How to learn leadership

I posted a question this morning on LinkedIn: “What’s the most successful thing you’ve done to develop your leadership?” The common denominator among all the answers? Choosing to own their leadership skill development. Whether that was accepting a reeeaaally stretchy promotion, taking a volunteer leadership role, or simply deciding to learn leadership skills, it was all about personal ownership and …

gljudson Leadership development, Owning your career

Osmosis is for scientists, not leaders

You can’t learn leadership by osmosis. It sure would be great if you could. Promoted from an individual role into management and leadership? Poof, whoosh, hey presto, you’re a leader – you “just know” how to do it. But no. Becoming a good, successful, caring, effective leader requires training practice with what’s learned guidance coaching mentoring all of that and …

gljudson Leadership development

Why leadership development programs fail

Leadership training programs don’t always have the best reputation for success. Perhaps you’ve experienced this: your company allocated budget for a program, spent time, effort, and money conducting the training, had high hopes for a great outcome, and … ended up disappointed. Sadly, it’s not all that unusual – AND it’s completely avoidable. Let’s look at some of the reasons …

gljudson Leadership development

Leadership development during the pandemic

I’m hearing from many people right now that they have no budget for leadership development. Or that they’re trying to figure out how to do leadership development when everyone’s working from home, and certainly not gathering in a central community learning space.  Or – both.  It’s frustrating, because they also know that leadership development is important. You know that. In …

gljudson Leadership development

Identifying Emerging Leaders

When you leave it up to managers to select employees for professional development programs, there’s a lot of uncertainty involved. It depends on the quality of those managers. Are they good managers, alert to their employees’ accomplishments, skills, and career ambitions? Or are they overwhelmed, frustrated, and perhaps with their own political ax to grind? What inherent – or, let’s …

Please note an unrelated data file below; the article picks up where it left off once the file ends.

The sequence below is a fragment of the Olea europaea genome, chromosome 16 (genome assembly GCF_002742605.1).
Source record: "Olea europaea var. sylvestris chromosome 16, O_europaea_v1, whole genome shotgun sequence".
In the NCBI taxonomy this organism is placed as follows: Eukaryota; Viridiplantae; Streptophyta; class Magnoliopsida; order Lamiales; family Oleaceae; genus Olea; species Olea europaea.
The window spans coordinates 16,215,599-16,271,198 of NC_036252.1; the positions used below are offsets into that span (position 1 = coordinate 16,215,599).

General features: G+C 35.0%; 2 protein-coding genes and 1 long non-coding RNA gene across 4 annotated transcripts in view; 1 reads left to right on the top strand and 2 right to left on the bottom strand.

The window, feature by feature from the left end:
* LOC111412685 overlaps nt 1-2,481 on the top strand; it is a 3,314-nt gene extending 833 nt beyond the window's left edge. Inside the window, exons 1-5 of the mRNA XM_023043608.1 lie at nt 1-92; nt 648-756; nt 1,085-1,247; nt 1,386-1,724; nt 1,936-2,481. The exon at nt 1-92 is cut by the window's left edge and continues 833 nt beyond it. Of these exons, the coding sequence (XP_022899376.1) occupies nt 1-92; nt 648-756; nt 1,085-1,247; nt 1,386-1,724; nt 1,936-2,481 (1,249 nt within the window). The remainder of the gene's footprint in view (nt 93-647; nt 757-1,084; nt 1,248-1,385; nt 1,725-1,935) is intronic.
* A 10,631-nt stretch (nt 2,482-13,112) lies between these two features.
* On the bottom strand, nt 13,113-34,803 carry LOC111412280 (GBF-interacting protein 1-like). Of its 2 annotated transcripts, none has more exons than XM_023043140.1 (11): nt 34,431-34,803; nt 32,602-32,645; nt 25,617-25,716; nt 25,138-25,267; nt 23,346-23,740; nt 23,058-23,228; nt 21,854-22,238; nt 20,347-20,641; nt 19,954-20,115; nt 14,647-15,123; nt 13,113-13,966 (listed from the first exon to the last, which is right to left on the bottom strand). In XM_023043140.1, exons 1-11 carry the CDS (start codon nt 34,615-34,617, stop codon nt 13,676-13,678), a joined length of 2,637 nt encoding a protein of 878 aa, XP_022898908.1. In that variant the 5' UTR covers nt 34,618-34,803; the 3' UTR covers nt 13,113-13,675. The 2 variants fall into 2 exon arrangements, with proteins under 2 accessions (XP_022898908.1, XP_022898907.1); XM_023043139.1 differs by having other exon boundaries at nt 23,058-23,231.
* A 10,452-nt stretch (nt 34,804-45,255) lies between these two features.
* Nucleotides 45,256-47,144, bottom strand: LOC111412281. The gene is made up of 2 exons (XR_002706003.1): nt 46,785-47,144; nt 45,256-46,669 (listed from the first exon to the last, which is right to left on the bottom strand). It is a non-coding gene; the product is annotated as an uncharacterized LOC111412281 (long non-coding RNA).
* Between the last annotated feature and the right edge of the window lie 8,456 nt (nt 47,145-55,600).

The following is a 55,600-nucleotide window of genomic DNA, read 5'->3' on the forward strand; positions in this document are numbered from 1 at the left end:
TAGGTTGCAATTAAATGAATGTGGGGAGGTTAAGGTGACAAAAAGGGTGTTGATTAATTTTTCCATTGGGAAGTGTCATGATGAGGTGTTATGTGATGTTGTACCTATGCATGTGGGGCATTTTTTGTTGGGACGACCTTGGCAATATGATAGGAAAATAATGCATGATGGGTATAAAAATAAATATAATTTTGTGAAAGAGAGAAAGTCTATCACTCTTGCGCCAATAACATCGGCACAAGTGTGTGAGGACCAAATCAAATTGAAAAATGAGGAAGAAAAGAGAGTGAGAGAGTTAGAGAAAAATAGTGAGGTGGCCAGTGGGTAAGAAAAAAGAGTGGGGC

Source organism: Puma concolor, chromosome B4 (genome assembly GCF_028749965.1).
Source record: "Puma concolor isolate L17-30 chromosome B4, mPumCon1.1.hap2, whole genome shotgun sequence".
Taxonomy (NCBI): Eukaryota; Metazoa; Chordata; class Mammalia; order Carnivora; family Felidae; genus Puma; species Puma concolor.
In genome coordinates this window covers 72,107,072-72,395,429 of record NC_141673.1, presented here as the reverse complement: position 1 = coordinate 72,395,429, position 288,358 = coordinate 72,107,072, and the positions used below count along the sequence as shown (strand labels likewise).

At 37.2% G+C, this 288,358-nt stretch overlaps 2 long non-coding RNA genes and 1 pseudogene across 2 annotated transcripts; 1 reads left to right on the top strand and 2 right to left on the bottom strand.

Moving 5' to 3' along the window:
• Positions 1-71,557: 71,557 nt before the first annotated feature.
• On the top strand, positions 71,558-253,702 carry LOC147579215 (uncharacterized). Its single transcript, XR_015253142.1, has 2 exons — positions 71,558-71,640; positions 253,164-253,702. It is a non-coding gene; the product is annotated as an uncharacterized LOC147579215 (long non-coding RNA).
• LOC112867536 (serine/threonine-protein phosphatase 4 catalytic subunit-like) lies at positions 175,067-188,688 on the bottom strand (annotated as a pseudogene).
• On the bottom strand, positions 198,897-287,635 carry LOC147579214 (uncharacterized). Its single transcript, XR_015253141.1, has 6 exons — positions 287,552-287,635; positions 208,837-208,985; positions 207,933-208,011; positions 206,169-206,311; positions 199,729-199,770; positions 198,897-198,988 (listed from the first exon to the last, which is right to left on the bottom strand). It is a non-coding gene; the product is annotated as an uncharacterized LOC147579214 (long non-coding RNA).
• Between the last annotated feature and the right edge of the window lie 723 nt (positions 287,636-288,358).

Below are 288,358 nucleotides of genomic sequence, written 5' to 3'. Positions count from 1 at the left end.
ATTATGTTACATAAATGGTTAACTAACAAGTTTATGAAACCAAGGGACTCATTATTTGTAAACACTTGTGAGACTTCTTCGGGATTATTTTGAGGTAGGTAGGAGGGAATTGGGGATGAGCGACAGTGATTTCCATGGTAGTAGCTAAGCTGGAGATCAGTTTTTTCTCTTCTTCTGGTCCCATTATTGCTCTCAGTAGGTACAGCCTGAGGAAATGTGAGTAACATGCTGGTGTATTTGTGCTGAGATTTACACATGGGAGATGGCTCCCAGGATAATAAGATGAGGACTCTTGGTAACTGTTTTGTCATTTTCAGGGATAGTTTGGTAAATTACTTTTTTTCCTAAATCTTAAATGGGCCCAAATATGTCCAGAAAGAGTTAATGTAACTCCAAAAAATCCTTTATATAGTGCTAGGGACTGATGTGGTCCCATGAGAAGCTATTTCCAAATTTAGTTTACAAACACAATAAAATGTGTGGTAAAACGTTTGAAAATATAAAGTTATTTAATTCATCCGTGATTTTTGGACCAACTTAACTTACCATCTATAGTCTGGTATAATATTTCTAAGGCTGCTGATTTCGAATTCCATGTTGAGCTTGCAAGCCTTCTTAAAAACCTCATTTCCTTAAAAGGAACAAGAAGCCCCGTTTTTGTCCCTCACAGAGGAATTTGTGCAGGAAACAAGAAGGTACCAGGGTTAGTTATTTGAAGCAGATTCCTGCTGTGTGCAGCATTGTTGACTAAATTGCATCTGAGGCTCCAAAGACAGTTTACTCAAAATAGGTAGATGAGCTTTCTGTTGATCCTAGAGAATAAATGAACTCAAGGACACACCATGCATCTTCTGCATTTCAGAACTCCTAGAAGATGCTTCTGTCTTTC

gljudson Leadership development

How much time does it take to grow a new leader?

A follower asked a great question on an “Ask Me Anything (about leadership)” post on my Facebook business page. “How do you balance the time devoted to leadership development versus running the business/department?” There’s a sneaky assumption embedded in the question that training and development is separate from running the department. But leadership development is part of running the business, …

gljudson Leadership development

“Hi-Po Emerging Leader” – really?

I’m not a fan of those terms – “hi-po” (or “high potential”) and “emerging leader.” (Forgive me, please, if they’ve been applied to you. I’m sure you deserve them, and do read on to understand what I mean.) Corporate America does a terrible job of supporting first-line managers, supervisors, and new leaders. These are the people who have the biggest …

gljudson Leadership development

Is leadership training worth it?

Have you put your emerging leaders through a leadership development program? Or maybe you’ve attended such a program yourself – or even taken the plunge to get an MBA? Was it worth it? I’m asking that very seriously, because from where I’m sitting – looking at the programs, talking with people who’ve taken them – I’m sincerely not convinced. I …

gljudson Leadership development

Do you believe Gallup?

A few months ago, Gallup came out with a rather stern report called “State of the American Manager: analytics and advice for leaders.” (You can download a copy here.) In it, they basically claim that yes, indeed, the old saying “Leaders are born, not made” is true. I quote: They go on to say that two out of the remaining nine …

gljudson Leadership development

The problem with promotions

Promotions are great. They acknowledge the quality of your hard work, they represent progress and feel like success, and hey, who can argue with a bigger paycheck? So why am I suggesting that there’s a problem with them? In general – there isn’t. As an individual contributor diligently climbing the promotions ladder, you typically (and, let’s face it, often very frustratingly) …

gljudson Leadership development, Owning your career